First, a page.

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  #41  
Old 28 September 2015, 02:14 PM
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Originally Posted by Don Enrico View Post
I'm very interested to see whether Volkswagen manages to meet that deadline, or whether from Oct. 8 most of the 2.8 million VW-Diesel drivers are forced to hitchhike to work...
It shouldn't be too hard to meet that deadline as it is a deadline to have a plan. The plan could be as simple as "modify the existing code to make the engine computer think it is always being tested".
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  #42  
Old 29 September 2015, 05:58 AM
Troberg Troberg is offline
 
 
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As embarassing as this is for Volkswagen and Audi (and, I would guess, for Skoda, Seat and Porsche, who are all basically Volkswagens today) and Bosch (who made the software), it's ten times as embarassing to the various authorities around the world doing the testing who hasn't noticed it.

Heck, even a Swedish car magazine doing their own testing noticed this something like a decade ago, simply by doing more realistic tests (testing with a torque meter, so the they could see the extreme power drop, and testing with all wheels turning). It's not rocket science, and surely, a government agency should be able to spot it, and one must ask why they didn't, and why no alarm was raised.

I'm also sure that there are many other car manufacturers shaking now. Bosch's software are in many cars, not just VW. Even those not running that software probably has similar schemes. Many cars today have a possibility to switch between modes, such as economy, sport, towing. I would be surprised if not all/most of the manufacturers have considered the possibility of getting a marketing edge by adding a hidden "super economy mode".

Even the electric cars cheat. The measure their range on a full charge by driving at 20-30 km/h, with all but a bare minimum of Electronics switched off (so, no stereo, no AC, no lights and so on). Is that representative of real world conditions?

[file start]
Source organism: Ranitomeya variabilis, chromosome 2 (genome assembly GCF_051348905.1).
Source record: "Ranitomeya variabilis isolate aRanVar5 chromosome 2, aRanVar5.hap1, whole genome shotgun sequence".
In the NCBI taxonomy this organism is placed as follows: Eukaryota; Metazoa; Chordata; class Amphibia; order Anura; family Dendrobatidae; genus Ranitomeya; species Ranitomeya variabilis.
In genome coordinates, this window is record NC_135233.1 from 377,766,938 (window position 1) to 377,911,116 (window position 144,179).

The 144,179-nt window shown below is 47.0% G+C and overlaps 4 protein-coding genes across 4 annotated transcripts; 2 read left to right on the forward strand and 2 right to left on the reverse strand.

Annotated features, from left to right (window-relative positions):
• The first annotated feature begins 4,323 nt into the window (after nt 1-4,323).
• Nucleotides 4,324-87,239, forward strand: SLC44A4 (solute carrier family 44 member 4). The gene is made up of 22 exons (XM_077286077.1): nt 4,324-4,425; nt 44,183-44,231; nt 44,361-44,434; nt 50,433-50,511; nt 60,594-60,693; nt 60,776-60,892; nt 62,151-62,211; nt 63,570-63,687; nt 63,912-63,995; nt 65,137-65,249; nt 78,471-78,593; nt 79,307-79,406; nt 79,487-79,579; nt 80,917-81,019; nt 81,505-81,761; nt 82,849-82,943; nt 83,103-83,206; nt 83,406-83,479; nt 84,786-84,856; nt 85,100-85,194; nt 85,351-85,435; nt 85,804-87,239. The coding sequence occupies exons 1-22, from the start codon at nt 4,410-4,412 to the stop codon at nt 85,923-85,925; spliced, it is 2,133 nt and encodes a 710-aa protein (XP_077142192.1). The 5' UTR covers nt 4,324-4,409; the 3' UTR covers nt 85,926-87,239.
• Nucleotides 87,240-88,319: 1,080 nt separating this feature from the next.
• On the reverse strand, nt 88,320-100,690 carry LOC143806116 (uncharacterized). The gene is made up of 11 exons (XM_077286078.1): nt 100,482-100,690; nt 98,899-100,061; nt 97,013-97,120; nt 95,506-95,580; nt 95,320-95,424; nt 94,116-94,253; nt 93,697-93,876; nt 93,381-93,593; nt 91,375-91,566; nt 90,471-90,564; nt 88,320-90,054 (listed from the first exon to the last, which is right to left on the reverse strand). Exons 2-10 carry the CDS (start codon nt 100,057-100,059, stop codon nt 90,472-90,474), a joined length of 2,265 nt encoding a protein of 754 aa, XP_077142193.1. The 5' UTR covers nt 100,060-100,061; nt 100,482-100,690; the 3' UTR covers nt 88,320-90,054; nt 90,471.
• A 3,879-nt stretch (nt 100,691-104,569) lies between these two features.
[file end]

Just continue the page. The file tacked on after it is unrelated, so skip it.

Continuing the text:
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  #43  
Old 29 September 2015, 07:04 AM
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Don Enrico Don Enrico is offline
 
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Quote:
Originally Posted by thorny locust View Post
Is there excellent public transport in all of Germany, including rural areas? (Genuine question: I have no idea.)
Germany has good public transport, but for a lot of people, especially in rural areas, it would nevertheless be very difficult to get to work with out a car. Add to that that a lot of Diesel cars in Germany are delivery vans or vans of craftsmen that can't be substituted by public transport.

I doubt that the agency will go through with the ban. If the Volkswagen company hand in any plan with dates on it ("Have the software rewritten by mid November. Recall cars by letter to all owners by mid November. Replace software in authorized workshops at a rate of 250 cars a day. Second letter to the remaining owners by mid January. Hold sales of all affected models until software is replaced."), the KBA will hold back on the ban.

Everything else could bring Germany to a standstill.

In other news, the Mayor of the town of Wolfsburg, home to Volkswagen headquarters, has announced austerity measures and a hiring freeze for the town administration, citing expectations* of lower tax income. 50,000 of Wolfsburg's 120,000 jobs are directly at Volkswagen, many more at suppliers and independet contractors.